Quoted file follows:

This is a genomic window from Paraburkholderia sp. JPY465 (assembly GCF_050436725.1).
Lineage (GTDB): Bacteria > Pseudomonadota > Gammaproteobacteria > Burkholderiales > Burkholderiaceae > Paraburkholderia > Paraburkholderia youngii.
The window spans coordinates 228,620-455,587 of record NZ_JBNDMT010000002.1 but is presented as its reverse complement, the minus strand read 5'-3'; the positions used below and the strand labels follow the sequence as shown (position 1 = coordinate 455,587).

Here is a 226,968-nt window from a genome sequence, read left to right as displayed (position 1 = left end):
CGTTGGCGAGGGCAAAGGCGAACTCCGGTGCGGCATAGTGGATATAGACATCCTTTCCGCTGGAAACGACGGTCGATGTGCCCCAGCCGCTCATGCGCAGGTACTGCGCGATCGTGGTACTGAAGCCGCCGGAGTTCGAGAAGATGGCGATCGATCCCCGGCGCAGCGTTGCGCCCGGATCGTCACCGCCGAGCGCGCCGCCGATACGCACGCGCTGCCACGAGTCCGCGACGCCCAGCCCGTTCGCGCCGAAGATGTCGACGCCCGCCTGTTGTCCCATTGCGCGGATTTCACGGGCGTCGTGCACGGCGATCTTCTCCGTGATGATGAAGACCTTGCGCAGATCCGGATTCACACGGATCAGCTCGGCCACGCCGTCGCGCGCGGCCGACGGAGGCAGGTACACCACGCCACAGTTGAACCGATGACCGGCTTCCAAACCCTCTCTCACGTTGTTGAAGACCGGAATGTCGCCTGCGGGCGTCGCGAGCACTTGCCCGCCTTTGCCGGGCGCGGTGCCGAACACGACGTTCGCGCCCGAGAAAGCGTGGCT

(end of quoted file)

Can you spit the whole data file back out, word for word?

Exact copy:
This is a genomic window from Paraburkholderia sp. JPY465 (assembly GCF_050436725.1).
Lineage (GTDB): Bacteria > Pseudomonadota > Gammaproteobacteria > Burkholderiales > Burkholderiaceae > Paraburkholderia > Paraburkholderia youngii.
The window spans coordinates 228,620-455,587 of record NZ_JBNDMT010000002.1 but is presented as its reverse complement, the minus strand read 5'-3'; the positions used below and the strand labels follow the sequence as shown (position 1 = coordinate 455,587).

Here is a 226,968-nt window from a genome sequence, read left to right as displayed (position 1 = left end):
CGTTGGCGAGGGCAAAGGCGAACTCCGGTGCGGCATAGTGGATATAGACATCCTTTCCGCTGGAAACGACGGTCGATGTGCCCCAGCCGCTCATGCGCAGGTACTGCGCGATCGTGGTACTGAAGCCGCCGGAGTTCGAGAAGATGGCGATCGATCCCCGGCGCAGCGTTGCGCCCGGATCGTCACCGCCGAGCGCGCCGCCGATACGCACGCGCTGCCACGAGTCCGCGACGCCCAGCCCGTTCGCGCCGAAGATGTCGACGCCCGCCTGTTGTCCCATTGCGCGGATTTCACGGGCGTCGTGCACGGCGATCTTCTCCGTGATGATGAAGACCTTGCGCAGATCCGGATTCACACGGATCAGCTCGGCCACGCCGTCGCGCGCGGCCGACGGAGGCAGGTACACCACGCCACAGTTGAACCGATGACCGGCTTCCAAACCCTCTCTCACGTTGTTGAAGACCGGAATGTCGCCTGCGGGCGTCGCGAGCACTTGCCCGCCTTTGCCGGGCGCGGTGCCGAACACGACGTTCGCGCCCGAGAAAGCGTGGCT